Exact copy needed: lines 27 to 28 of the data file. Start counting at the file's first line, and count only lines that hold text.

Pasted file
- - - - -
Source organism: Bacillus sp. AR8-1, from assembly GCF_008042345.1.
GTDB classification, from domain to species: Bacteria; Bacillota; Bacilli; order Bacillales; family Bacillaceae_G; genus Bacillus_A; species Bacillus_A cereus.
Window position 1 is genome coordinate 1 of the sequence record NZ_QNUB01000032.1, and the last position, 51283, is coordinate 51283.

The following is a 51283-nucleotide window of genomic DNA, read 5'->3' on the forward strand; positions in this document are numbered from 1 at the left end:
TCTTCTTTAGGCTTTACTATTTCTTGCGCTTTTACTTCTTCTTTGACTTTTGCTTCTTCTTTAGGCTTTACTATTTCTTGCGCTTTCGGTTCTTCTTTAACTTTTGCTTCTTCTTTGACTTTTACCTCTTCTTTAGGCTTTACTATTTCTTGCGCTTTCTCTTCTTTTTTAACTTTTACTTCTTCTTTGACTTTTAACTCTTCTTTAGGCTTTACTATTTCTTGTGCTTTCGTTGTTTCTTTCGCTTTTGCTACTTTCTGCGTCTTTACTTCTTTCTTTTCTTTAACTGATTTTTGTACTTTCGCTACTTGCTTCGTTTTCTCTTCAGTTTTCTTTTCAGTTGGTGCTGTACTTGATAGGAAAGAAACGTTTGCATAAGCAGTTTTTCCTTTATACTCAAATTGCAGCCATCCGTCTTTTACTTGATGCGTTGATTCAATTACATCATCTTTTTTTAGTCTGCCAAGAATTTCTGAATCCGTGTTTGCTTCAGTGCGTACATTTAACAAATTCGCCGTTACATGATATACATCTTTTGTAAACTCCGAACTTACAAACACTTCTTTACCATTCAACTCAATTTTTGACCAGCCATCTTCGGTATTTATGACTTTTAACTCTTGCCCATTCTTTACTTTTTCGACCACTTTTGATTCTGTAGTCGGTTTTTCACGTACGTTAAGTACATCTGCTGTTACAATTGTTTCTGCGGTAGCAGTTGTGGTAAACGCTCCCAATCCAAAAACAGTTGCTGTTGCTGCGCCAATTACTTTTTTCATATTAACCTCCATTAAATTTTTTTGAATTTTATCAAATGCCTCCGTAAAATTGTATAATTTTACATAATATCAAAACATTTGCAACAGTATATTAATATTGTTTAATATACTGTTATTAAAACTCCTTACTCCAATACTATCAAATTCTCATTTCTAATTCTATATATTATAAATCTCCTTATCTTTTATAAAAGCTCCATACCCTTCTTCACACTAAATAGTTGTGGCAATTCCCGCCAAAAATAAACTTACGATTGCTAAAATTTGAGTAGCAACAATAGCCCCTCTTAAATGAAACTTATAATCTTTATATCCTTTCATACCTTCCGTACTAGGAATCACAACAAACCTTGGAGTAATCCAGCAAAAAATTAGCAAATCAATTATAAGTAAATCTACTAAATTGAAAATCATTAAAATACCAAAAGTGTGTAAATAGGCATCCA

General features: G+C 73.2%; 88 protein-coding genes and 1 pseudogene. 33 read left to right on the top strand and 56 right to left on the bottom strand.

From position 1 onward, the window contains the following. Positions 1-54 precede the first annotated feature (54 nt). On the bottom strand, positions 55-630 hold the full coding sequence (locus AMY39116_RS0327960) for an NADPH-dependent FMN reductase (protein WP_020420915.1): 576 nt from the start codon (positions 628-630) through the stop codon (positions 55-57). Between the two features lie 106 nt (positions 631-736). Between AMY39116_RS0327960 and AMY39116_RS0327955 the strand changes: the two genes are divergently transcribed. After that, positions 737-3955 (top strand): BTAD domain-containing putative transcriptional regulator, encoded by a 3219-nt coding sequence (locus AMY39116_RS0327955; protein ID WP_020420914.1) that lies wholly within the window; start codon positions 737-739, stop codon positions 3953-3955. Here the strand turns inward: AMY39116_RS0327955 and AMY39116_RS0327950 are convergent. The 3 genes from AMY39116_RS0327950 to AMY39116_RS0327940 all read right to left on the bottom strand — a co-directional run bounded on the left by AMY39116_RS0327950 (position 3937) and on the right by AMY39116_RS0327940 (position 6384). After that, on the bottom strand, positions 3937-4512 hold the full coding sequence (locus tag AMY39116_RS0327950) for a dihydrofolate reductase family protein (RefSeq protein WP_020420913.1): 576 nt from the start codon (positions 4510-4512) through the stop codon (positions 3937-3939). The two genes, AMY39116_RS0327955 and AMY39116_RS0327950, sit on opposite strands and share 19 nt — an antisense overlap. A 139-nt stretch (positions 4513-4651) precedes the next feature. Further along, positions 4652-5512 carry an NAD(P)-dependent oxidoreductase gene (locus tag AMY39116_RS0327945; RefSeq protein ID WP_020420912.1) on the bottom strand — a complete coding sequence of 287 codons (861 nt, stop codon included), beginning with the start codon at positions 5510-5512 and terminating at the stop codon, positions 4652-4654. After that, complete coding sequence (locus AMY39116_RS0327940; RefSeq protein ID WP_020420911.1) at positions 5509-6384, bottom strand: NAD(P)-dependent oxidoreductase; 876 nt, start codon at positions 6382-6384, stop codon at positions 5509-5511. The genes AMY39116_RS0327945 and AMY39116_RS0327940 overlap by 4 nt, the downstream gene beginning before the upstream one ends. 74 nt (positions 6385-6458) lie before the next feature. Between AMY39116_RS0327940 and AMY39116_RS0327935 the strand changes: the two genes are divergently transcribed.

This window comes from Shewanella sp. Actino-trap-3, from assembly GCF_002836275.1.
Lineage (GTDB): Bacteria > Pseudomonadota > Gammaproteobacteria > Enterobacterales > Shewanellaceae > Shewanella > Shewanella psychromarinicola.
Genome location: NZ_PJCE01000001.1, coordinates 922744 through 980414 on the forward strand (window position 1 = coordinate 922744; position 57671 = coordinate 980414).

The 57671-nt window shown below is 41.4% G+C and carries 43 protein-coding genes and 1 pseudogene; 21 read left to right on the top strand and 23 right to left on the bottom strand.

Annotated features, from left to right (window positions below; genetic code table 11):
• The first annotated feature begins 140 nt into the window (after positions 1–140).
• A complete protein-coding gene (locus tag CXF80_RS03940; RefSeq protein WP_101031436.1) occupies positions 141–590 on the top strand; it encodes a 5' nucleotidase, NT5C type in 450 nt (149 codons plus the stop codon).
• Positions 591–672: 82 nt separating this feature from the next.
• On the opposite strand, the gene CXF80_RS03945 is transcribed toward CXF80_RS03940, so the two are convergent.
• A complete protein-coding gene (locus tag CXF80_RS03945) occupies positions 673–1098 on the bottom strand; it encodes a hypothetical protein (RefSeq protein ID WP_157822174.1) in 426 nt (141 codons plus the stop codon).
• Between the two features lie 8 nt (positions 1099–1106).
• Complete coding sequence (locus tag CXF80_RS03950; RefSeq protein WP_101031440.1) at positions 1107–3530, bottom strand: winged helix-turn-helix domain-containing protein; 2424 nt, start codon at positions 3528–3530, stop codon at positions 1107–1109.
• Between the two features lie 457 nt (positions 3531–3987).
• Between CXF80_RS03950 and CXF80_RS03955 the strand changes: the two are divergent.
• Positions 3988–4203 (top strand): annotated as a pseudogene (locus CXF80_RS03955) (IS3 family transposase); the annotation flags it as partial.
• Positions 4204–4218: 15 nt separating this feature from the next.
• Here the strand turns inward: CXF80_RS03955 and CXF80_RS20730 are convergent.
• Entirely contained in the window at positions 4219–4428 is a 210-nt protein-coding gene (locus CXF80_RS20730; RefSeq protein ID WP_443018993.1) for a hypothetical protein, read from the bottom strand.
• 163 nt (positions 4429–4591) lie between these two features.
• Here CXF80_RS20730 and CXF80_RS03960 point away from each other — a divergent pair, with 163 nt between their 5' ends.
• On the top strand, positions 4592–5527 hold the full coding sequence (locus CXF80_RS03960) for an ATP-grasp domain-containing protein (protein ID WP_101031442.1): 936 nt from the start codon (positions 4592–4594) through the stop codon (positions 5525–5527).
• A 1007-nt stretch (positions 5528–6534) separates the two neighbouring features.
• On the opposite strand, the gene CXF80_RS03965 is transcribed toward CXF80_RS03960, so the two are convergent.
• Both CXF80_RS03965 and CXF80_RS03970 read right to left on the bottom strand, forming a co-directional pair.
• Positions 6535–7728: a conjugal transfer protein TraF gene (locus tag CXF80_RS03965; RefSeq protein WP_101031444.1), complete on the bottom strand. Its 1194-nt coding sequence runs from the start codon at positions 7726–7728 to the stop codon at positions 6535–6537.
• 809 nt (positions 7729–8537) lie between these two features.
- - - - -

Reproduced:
• Here CXF80_RS20730 and CXF80_RS03960 point away from each other — a divergent pair, with 163 nt between their 5' ends.
• On the top strand, positions 4592–5527 hold the full coding sequence (locus CXF80_RS03960) for an ATP-grasp domain-containing protein (protein ID WP_101031442.1): 936 nt from the start codon (positions 4592–4594) through the stop codon (positions 5525–5527).